Beef in paradise: a week in Vanuatu
By Peta Stockwell
Vanuatu: while most of us may know this Pacific Island nation as a popular cruise ship destination and a tropical paradise, my visit there in October allowed me to discover a lot more than beaches (which are beautiful by the way… and worth a trip in their own right!)
For a week I was fortunate enough to escape the lecture halls at University and spend some time with the Bisnis Blong Buluk project on Santo island, Vanuatu. Bisnis Blong Buluk is an ACIAR funded research project with a goal of sustainably increasing the productivity of smallholder beef farmers in Vanuatu by improving on-farm practices. Nearly 50% of rural households own cattle, so it is hoped that household incomes can be increased through improved production practices.
As a Northern Territory girl I would describe the weather as similar to Darwin on a good day; humid with rain in the afternoon, but with a sea breeze. Cattle commonly graze under coconut trees, which are harvested for coconut oil. The soils are rich with organic matter and soil microorganisms, and rainfall is plentiful. You can plant things and be pretty confident it will rain, and if you get thirsty while out in the field, you open a coconut. Now that’s good for us humans, but unfortunately cattle don’t have the luxury of opening up and sipping coconuts in the pastures.
Unlike cattle farms in Australia, little drinking water is available to smallholder cattle on Santo and the only water they consume is what is available from the plants they graze. Unfortunately, some years the rain is not quite as plentiful, and while the larger commercial farmers have water infrastructure in place, smallholders do not. This can have serious impacts on their small herds and livelihoods, where the loss of a few head can have devastating effects. As such, the research team is working to demonstrate the positive effects of drinking water for cattle and trialling different methods to conserve water on-farm. The enthusiasm and gratefulness of the farmer involved in the first demonstration and monitoring site was plain to see – next dry season she hopes to not have to transport water up to her farm, and to not lose any cows.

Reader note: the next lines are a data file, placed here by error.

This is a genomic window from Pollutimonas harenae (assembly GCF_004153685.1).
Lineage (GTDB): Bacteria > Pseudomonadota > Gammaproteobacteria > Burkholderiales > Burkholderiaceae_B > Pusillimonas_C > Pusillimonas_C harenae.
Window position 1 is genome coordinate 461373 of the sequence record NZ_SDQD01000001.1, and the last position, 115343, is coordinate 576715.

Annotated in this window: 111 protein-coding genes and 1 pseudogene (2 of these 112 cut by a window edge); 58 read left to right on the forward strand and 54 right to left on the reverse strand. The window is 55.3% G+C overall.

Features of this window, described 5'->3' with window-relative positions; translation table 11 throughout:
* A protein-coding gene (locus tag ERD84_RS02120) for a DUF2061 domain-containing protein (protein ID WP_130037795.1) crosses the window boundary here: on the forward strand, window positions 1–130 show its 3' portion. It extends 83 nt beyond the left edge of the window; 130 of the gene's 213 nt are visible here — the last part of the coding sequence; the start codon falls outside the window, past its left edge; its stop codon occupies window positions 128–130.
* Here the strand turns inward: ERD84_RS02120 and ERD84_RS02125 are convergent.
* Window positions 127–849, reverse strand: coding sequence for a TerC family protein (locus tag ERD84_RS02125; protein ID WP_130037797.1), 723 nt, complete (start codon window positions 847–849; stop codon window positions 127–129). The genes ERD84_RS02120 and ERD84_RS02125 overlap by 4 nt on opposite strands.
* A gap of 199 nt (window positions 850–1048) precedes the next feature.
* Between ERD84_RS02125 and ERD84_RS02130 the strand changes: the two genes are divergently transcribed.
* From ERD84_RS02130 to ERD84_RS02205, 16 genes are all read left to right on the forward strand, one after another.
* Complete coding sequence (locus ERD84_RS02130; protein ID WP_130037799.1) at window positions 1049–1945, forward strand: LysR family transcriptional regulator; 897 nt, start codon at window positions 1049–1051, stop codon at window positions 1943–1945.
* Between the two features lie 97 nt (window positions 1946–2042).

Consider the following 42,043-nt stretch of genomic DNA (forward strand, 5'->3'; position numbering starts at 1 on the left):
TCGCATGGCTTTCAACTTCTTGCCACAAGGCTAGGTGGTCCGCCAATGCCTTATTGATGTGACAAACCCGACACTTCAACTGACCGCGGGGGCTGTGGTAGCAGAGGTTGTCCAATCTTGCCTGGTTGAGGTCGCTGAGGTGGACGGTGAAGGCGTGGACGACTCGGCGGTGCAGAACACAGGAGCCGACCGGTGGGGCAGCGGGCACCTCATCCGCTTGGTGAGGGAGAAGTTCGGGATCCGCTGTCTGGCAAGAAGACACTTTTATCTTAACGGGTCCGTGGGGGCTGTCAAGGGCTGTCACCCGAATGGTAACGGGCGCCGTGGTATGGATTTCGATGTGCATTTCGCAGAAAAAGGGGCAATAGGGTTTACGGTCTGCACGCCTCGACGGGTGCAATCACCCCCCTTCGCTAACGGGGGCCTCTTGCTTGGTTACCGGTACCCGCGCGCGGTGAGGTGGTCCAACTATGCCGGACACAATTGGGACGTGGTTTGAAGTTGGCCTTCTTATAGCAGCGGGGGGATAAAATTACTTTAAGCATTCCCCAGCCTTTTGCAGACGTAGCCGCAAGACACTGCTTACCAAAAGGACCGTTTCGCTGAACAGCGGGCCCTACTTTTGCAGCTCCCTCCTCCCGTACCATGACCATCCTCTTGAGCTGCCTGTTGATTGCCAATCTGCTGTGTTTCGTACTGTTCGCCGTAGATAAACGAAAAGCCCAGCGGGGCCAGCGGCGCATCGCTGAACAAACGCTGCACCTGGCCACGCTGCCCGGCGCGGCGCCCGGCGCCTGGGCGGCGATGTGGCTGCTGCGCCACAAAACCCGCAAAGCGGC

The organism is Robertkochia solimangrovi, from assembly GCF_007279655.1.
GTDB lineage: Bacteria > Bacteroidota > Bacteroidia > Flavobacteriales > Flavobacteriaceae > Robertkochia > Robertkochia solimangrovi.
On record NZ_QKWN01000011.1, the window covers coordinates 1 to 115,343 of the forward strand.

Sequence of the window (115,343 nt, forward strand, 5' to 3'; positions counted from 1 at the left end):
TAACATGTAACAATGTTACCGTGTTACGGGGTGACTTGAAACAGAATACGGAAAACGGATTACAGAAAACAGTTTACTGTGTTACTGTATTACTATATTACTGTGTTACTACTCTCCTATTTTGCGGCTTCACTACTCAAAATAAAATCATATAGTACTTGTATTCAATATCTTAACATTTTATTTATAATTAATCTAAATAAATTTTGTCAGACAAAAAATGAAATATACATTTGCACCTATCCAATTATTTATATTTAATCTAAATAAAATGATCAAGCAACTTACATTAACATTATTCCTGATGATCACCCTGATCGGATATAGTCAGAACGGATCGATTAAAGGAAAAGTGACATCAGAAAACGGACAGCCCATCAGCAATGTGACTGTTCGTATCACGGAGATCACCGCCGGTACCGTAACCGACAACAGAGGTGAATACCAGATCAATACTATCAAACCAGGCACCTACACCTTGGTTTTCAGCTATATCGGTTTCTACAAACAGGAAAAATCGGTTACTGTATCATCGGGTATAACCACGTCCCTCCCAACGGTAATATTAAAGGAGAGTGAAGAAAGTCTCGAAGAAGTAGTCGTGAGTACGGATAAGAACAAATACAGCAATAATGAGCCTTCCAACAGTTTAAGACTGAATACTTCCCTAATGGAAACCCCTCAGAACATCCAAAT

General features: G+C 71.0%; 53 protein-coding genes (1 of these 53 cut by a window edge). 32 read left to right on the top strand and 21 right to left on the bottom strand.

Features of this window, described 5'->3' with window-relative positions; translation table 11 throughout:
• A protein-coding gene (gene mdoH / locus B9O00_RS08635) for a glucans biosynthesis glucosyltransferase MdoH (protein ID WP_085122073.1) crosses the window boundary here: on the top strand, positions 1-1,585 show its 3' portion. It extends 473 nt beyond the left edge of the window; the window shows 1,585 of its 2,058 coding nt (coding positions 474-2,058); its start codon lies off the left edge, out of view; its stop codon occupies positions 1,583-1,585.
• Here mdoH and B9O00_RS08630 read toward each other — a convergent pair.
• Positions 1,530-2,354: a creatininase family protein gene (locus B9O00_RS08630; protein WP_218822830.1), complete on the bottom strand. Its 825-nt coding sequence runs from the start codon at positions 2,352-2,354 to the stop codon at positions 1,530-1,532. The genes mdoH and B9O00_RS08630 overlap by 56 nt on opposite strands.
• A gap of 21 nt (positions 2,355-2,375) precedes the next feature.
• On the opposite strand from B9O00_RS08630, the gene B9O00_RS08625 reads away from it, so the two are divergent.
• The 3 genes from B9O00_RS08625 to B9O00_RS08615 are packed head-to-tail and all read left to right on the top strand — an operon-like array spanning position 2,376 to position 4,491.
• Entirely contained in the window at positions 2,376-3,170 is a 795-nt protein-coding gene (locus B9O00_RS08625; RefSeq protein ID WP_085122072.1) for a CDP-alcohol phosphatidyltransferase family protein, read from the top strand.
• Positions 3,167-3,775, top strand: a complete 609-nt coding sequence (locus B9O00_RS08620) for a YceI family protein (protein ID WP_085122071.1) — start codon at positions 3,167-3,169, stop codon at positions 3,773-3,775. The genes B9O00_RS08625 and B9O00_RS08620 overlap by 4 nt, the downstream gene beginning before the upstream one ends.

There has also been enthusiasm from farmers on the adoption of improved pasture species after successful demonstrations carried out by the research team. There is a definite scope for change, and the capacity building impacts are clear to see. The experience also reinforced to me the value of local knowledge within a team. No matter how much I knew about split-plots or the thermoneutral zones of livestock, it did not help me cut tree branches into field markers using local tools or work out where to stand to avoid being hit by a falling coconut. I also gained an appreciation of how challenging travelling just a few kilometres can be given the topography and frequent rainfall, particularly considering the main mode of transport for many is on foot, or maybe by horse. This exemplified to me how difficult it can be to appreciate the practical challenges involved on the ground simply by looking at a map or reading a report.
I thoroughly enjoyed my time in Vanuatu; the warmth of the people, and the warmth of the tropics. Though the relaxed attitude typical of the Pacific requires a little patience and practicality to get things done, there is a real capacity for change, and I took a great deal of satisfaction from the real-world approach to research.